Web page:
The next Sunday [after Zaccheus Sunday] is called the “Sunday of the Publican and the Pharisee.” On the eve of this day, on Saturday at Vespers, the liturgical book of the Lenten season– the Triodion– makes its first appearance and texts from it are added to the usual hymns and prayers of the weekly resurrection service. The develop the next major aspect of repentance: humility.
The Gospel lesson (Lk. 18:10-4) pictures a man who is always pleased with himself and who thinks that he complies with all the requirements of religion. He is self-assured and proud of himself. In reality, however, he has falsified the meaning of religion. He has reduced it to external observations and he measures his piety by the amount of money he contributes to the temple. As for the Publican, he humbles himself and his humility justifies him before God. If there is a moral quality almost completely disregarded and even denied today, it is indeed humility. The culture in which we live constantly instills in us the sense of pride, of self-glorification, and of self-righteousness. It is built on the assumption that man can achieve anything by himself and it even pictures God as the one who all the time “gives credit” for man’s achievements and good deeds. Humility– be it individual or corporate, ethnic or national– is viewed as a sign of weakness, as something unbecoming a real man. Even our churches– are they not imbued with that same spirit as the Pharisee? Do we not want our every contribution, every “good deed,” all that we do “for the Church” to be acknowledged, praised, publicized?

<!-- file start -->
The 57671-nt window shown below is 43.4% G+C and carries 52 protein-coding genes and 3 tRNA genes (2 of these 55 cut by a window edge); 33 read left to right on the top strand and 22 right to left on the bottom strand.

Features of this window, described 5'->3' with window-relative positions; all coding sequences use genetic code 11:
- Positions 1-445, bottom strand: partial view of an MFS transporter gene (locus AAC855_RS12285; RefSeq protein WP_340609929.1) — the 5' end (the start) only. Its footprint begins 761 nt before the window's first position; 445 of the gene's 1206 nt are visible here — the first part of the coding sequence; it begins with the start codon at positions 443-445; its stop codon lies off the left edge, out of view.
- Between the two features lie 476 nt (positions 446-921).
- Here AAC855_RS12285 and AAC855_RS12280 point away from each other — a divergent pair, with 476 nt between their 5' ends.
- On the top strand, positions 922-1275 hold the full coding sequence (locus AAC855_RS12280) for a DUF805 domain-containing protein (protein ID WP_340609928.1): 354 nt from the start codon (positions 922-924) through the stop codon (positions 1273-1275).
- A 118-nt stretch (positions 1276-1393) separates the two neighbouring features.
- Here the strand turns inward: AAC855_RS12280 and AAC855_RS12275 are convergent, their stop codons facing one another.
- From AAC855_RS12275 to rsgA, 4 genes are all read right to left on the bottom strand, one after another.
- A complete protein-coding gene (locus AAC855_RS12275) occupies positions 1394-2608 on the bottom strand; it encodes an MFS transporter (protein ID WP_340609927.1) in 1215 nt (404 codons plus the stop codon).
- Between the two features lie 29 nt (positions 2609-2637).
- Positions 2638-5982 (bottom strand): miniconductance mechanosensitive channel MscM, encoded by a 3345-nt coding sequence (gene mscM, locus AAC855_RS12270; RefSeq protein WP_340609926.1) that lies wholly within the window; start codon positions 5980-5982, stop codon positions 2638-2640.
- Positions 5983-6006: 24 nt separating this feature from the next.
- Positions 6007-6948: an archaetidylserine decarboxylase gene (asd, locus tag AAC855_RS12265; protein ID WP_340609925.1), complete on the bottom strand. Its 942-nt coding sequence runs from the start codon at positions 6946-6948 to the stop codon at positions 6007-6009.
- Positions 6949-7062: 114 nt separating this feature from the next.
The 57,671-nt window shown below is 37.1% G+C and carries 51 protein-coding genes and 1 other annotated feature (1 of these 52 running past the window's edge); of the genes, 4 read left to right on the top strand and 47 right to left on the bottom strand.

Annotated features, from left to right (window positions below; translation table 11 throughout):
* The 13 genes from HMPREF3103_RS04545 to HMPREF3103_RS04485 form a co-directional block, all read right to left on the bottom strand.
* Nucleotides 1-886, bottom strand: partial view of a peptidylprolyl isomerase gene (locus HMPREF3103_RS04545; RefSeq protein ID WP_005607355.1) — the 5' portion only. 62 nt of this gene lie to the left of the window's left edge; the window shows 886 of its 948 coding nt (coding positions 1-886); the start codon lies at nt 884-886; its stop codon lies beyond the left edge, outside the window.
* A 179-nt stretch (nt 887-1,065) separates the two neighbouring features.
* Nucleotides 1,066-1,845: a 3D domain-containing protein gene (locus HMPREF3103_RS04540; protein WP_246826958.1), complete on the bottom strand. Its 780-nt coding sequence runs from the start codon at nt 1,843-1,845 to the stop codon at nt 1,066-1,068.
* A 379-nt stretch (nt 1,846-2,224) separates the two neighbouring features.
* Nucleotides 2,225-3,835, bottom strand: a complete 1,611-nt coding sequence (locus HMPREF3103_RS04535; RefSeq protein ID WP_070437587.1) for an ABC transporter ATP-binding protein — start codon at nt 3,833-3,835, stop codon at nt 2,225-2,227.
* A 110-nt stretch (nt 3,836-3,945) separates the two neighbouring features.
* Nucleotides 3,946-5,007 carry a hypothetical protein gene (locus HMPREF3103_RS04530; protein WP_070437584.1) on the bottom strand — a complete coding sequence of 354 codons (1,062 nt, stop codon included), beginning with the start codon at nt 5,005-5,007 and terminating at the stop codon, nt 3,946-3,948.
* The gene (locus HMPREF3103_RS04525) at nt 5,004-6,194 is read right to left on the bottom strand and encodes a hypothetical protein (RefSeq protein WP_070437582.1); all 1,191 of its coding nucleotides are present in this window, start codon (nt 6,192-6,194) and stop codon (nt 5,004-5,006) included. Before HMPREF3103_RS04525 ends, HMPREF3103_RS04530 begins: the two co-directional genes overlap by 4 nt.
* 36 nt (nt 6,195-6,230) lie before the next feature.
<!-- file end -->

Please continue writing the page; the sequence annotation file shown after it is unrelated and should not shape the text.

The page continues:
The Lenten season begins then by a quest, a prayer for humility which is the beginning of true repentance. For repentance, above everything else, is a return to the genuine order of things, the restoration of the right vision. It is, therefore, rooted in humility, and humility– the divine and beautiful humility– is its fruit and end. “Let us avoid the high-flown speech of the Pharisee,” says the Kontakion of this day, “and learn the majesty of the Publican’s humble words…” We are at the gates of repentance and at the most solemn moment of the Sunday vigil; After the Resurrection and the appearance of Christ have been announced– “having beheld the Resurrection….”– we sing for the first time the troparia which will accompany us throughout the entire Lent:
Open to me the gates of repentance, O Giver of Life,
For my spirit rises early to pray towards thy holy temple.
Bearing the temple of my body all defiled;
But in Thy compassion, purify me by the loving kindness of Thy mercy.
Lead me on the paths of salvation, O Mother of God,
For I have profaned my soul with shameful sins,
and have wasted my life in laziness.
But by your intercessions, deliver me from all impurity.
When I think of the many evil things I have done, wretch that I am,
I tremble at the fearful day of judgement.
But trusting in Thy living kindness, like David I cry to Thee:
Have mercy on me, O God, according to Thy great mercy.